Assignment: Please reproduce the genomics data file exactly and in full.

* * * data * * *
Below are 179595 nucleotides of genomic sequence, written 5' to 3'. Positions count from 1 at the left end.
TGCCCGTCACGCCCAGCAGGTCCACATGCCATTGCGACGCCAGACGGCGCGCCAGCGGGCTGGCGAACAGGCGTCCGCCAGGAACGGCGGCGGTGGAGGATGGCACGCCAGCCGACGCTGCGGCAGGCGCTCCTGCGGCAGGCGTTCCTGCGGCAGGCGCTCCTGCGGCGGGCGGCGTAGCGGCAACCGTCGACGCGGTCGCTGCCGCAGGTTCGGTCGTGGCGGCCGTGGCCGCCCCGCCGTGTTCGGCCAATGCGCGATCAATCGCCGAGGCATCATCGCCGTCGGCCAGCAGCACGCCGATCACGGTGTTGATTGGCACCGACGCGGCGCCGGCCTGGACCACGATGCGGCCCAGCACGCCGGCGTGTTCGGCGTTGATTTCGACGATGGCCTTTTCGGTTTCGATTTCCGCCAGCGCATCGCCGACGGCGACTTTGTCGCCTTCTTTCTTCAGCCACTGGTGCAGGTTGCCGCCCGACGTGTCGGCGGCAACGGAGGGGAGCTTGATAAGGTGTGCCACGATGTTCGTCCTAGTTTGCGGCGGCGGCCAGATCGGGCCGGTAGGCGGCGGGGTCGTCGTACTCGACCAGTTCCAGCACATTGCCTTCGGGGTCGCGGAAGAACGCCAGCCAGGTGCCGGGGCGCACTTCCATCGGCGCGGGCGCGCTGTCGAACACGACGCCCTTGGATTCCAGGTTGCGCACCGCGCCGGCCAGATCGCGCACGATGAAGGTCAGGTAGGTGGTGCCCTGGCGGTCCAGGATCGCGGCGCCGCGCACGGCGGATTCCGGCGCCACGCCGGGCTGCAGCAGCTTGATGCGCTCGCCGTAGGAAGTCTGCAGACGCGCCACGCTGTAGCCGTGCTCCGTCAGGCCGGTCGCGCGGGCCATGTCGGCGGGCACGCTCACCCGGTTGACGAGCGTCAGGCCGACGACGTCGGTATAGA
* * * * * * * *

Below are 179595 nucleotides of genomic sequence, written 5' to 3'. Positions count from 1 at the left end.
TGCCCGTCACGCCCAGCAGGTCCACATGCCATTGCGACGCCAGACGGCGCGCCAGCGGGCTGGCGAACAGGCGTCCGCCAGGAACGGCGGCGGTGGAGGATGGCACGCCAGCCGACGCTGCGGCAGGCGCTCCTGCGGCAGGCGTTCCTGCGGCAGGCGCTCCTGCGGCGGGCGGCGTAGCGGCAACCGTCGACGCGGTCGCTGCCGCAGGTTCGGTCGTGGCGGCCGTGGCCGCCCCGCCGTGTTCGGCCAATGCGCGATCAATCGCCGAGGCATCATCGCCGTCGGCCAGCAGCACGCCGATCACGGTGTTGATTGGCACCGACGCGGCGCCGGCCTGGACCACGATGCGGCCCAGCACGCCGGCGTGTTCGGCGTTGATTTCGACGATGGCCTTTTCGGTTTCGATTTCCGCCAGCGCATCGCCGACGGCGACTTTGTCGCCTTCTTTCTTCAGCCACTGGTGCAGGTTGCCGCCCGACGTGTCGGCGGCAACGGAGGGGAGCTTGATAAGGTGTGCCACGATGTTCGTCCTAGTTTGCGGCGGCGGCCAGATCGGGCCGGTAGGCGGCGGGGTCGTCGTACTCGACCAGTTCCAGCACATTGCCTTCGGGGTCGCGGAAGAACGCCAGCCAGGTGCCGGGGCGCACTTCCATCGGCGCGGGCGCGCTGTCGAACACGACGCCCTTGGATTCCAGGTTGCGCACCGCGCCGGCCAGATCGCGCACGATGAAGGTCAGGTAGGTGGTGCCCTGGCGGTCCAGGATCGCGGCGCCGCGCACGGCGGATTCCGGCGCCACGCCGGGCTGCAGCAGCTTGATGCGCTCGCCGTAGGAAGTCTGCAGACGCGCCACGCTGTAGCCGTGCTCCGTCAGGCCGGTCGCGCGGGCCATGTCGGCGGGCACGCTCACCCGGTTGACGAGCGTCAGGCCGACGACGTCGGTATAGA